Tsitsi Jaji, Associate Professor of English and African & African American Studies
Amanda Gorman is one of only five poets invited to inaugurate our national rite of passage, welcoming a new president in verse. Like Maya Angelou and Elizabeth Alexander, the voice of a Black woman resonates with our aspirations for renewal and unity. But why? We begin thinking through this question with Langston Hughes’s poem “I, Too, Sing America.” Hughes suggests the antidote to structural racism is to “see how beautiful” Black poetry is. His call rings true, especially true in musical versions of poems. Take “Compensation,” a poem Paul Laurence Dunbar penned at the turn of the 20th century. North Carolina native Nina Simone (1959) used music to amplify this song of America. We listen together with new urgency in the era of Black Lives Matter and as Duke hires clusters of new faculty in Asian American and Latinx studies.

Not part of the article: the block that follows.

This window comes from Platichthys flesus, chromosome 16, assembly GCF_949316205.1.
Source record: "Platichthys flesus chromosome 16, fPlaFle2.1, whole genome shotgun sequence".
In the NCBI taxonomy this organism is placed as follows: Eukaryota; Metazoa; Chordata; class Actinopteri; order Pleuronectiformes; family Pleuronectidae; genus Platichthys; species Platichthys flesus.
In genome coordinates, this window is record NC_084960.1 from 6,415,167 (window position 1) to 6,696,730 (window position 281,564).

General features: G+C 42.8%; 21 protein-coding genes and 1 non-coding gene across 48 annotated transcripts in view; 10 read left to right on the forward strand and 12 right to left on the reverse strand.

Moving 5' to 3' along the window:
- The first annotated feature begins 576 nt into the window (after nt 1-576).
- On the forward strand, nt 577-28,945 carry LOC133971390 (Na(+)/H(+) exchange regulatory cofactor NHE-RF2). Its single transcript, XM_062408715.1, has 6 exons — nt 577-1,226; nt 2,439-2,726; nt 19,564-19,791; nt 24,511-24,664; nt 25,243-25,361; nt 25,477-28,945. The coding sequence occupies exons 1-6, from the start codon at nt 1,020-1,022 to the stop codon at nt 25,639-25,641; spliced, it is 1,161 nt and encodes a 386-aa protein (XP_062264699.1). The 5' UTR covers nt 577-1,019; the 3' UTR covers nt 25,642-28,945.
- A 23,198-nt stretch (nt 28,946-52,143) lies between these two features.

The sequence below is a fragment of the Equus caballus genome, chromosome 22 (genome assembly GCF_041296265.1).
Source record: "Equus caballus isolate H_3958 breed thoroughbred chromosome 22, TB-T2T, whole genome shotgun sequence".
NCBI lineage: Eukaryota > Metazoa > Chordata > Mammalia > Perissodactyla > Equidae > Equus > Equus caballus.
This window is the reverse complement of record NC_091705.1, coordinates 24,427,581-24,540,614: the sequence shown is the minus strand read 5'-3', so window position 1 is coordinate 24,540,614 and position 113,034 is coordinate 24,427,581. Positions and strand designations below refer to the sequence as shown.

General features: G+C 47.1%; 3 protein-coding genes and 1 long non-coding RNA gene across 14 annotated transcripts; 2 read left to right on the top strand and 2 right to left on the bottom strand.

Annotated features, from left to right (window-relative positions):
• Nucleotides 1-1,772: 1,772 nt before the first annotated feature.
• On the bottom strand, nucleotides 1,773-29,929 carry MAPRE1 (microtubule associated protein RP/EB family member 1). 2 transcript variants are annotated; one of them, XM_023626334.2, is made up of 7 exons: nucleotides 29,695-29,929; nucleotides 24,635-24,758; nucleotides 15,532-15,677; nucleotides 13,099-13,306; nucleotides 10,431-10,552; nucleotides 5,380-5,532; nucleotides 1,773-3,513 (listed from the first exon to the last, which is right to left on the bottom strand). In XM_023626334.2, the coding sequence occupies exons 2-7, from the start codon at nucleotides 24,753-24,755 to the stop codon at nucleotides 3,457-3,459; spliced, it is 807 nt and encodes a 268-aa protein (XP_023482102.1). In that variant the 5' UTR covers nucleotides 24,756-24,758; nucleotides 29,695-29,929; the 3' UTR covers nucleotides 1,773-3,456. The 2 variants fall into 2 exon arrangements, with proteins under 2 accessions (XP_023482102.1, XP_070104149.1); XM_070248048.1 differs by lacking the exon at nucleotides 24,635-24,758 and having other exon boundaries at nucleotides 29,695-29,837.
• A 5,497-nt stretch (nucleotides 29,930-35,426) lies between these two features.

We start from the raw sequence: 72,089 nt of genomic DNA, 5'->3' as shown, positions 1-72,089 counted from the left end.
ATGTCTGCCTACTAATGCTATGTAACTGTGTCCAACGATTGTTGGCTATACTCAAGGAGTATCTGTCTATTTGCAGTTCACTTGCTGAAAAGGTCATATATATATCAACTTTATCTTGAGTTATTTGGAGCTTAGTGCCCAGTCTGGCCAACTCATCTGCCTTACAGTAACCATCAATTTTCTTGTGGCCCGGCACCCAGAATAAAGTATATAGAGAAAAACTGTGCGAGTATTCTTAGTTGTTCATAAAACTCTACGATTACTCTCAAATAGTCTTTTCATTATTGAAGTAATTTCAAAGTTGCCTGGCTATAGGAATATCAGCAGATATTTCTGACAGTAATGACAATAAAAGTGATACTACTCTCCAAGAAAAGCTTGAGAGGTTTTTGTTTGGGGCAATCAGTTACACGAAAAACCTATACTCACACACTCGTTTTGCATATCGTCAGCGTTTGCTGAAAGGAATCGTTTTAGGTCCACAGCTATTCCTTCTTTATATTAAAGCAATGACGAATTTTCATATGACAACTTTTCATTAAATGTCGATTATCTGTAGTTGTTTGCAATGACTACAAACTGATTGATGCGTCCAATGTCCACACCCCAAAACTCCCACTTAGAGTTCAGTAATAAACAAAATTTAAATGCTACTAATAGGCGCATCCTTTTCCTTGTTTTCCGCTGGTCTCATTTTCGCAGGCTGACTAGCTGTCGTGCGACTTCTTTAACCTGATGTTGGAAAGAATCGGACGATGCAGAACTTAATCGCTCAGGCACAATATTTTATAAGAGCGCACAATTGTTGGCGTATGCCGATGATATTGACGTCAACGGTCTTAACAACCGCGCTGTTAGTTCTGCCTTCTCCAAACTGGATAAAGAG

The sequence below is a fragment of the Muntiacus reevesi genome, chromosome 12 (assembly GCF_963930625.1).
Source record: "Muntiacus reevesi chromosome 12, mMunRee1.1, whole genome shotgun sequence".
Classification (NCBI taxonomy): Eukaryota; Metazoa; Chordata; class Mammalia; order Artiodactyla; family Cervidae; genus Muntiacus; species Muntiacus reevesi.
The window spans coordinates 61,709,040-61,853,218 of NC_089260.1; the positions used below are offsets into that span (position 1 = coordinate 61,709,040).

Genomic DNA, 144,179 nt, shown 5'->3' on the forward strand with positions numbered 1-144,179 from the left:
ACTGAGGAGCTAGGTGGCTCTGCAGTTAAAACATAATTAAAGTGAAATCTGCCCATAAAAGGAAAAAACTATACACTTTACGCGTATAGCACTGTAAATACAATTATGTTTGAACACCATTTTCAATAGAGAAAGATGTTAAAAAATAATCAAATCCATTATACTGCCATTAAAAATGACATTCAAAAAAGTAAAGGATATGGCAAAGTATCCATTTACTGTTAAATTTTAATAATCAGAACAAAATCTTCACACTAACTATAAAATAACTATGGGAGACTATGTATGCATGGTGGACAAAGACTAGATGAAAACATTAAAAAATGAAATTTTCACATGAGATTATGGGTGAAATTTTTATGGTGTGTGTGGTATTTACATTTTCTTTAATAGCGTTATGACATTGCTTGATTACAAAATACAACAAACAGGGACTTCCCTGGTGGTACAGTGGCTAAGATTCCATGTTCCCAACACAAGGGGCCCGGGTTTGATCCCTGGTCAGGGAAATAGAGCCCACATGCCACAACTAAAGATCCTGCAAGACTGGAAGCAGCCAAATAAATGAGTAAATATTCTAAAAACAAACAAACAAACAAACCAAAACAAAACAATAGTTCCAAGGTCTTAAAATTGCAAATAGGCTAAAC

Registration required: https://duke.zoom.us/meeting/register/tJEof-GhrzstG9eBKyxl9GJtE1xX9ezeKDUF
Duke Trinity College Arts & Science